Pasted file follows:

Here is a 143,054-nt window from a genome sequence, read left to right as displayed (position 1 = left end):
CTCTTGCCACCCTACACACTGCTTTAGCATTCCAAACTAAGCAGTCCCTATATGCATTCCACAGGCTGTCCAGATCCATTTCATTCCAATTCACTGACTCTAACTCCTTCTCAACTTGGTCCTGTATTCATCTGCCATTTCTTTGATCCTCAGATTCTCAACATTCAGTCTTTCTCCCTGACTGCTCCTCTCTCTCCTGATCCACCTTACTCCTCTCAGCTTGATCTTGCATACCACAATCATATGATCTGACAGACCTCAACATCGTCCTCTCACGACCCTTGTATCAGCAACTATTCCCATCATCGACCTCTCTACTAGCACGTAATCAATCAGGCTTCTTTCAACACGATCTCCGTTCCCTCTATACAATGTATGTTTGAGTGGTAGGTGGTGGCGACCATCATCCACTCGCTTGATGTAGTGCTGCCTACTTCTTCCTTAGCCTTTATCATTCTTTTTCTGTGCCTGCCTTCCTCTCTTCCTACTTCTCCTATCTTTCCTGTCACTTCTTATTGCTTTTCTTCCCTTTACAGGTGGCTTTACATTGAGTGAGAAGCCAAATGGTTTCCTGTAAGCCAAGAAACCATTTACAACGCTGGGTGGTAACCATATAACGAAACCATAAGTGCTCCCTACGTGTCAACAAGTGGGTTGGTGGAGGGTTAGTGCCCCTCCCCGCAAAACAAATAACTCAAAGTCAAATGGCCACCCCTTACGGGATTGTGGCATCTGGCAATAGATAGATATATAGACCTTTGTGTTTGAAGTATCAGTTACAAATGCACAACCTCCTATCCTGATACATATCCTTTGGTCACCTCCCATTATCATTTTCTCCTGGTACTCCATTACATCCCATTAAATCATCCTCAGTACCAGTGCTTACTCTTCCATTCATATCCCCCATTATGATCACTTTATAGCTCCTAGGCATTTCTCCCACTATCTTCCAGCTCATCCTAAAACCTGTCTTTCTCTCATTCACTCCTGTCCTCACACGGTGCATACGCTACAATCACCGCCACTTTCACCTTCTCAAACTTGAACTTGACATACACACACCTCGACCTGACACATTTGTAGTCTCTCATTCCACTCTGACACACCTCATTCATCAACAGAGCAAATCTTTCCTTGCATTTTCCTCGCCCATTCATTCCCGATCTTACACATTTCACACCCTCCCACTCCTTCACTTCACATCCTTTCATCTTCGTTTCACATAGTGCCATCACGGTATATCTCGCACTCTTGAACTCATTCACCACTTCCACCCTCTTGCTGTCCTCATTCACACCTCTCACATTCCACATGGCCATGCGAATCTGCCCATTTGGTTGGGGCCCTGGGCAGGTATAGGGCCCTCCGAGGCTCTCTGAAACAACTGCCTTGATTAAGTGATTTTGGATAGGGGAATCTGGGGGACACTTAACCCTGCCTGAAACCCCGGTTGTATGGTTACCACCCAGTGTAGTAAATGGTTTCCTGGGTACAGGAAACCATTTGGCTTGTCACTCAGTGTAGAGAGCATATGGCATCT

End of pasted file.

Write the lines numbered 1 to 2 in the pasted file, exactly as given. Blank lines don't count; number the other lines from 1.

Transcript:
Here is a 143,054-nt window from a genome sequence, read left to right as displayed (position 1 = left end):
CTCTTGCCACCCTACACACTGCTTTAGCATTCCAAACTAAGCAGTCCCTATATGCATTCCACAGGCTGTCCAGATCCATTTCATTCCAATTCACTGACTCTAACTCCTTCTCAACTTGGTCCTGTATTCATCTGCCATTTCTTTGATCCTCAGATTCTCAACATTCAGTCTTTCTCCCTGACTGCTCCTCTCTCTCCTGATCCACCTTACTCCTCTCAGCTTGATCTTGCATACCACAATCATATGATCTGACAGACCTCAACATCGTCCTCTCACGACCCTTGTATCAGCAACTATTCCCATCATCGACCTCTCTACTAGCACGTAATCAATCAGGCTTCTTTCAACACGATCTCCGTTCCCTCTATACAATGTATGTTTGAGTGGTAGGTGGTGGCGACCATCATCCACTCGCTTGATGTAGTGCTGCCTACTTCTTCCTTAGCCTTTATCATTCTTTTTCTGTGCCTGCCTTCCTCTCTTCCTACTTCTCCTATCTTTCCTGTCACTTCTTATTGCTTTTCTTCCCTTTACAGGTGGCTTTACATTGAGTGAGAAGCCAAATGGTTTCCTGTAAGCCAAGAAACCATTTACAACGCTGGGTGGTAACCATATAACGAAACCATAAGTGCTCCCTACGTGTCAACAAGTGGGTTGGTGGAGGGTTAGTGCCCCTCCCCGCAAAACAAATAACTCAAAGTCAAATGGCCACCCCTTACGGGATTGTGGCATCTGGCAATAGATAGATATATAGACCTTTGTGTTTGAAGTATCAGTTACAAATGCACAACCTCCTATCCTGATACATATCCTTTGGTCACCTCCCATTATCATTTTCTCCTGGTACTCCATTACATCCCATTAAATCATCCTCAGTACCAGTGCTTACTCTTCCATTCATATCCCCCATTATGATCACTTTATAGCTCCTAGGCATTTCTCCCACTATCTTCCAGCTCATCCTAAAACCTGTCTTTCTCTCATTCACTCCTGTCCTCACACGGTGCATACGCTACAATCACCGCCACTTTCACCTTCTCAAACTTGAACTTGACATACACACACCTCGACCTGACACATTTGTAGTCTCTCATTCCACTCTGACACACCTCATTCATCAACAGAGCAAATCTTTCCTTGCATTTTCCTCGCCCATTCATTCCCGATCTTACACATTTCACACCCTCCCACTCCTTCACTTCACATCCTTTCATCTTCGTTTCACATAGTGCCATCACGGTATATCTCGCACTCTTGAACTCATTCACCACTTCCACCCTCTTGCTGTCCTCATTCACACCTCTCACATTCCACATGGCCATGCGAATCTGCCCATTTGGTTGGGGCCCTGGGCAGGTATAGGGCCCTCCGAGGCTCTCTGAAACAACTGCCTTGATTAAGTGATTTTGGATAGGGGAATCTGGGGGACACTTAACCCTGCCTGAAACCCCGGTTGTATGGTTACCACCCAGTGTAGTAAATGGTTTCCTGGGTACAGGAAACCATTTGGCTTGTCACTCAGTGTAGAGAGCATATGGCATCT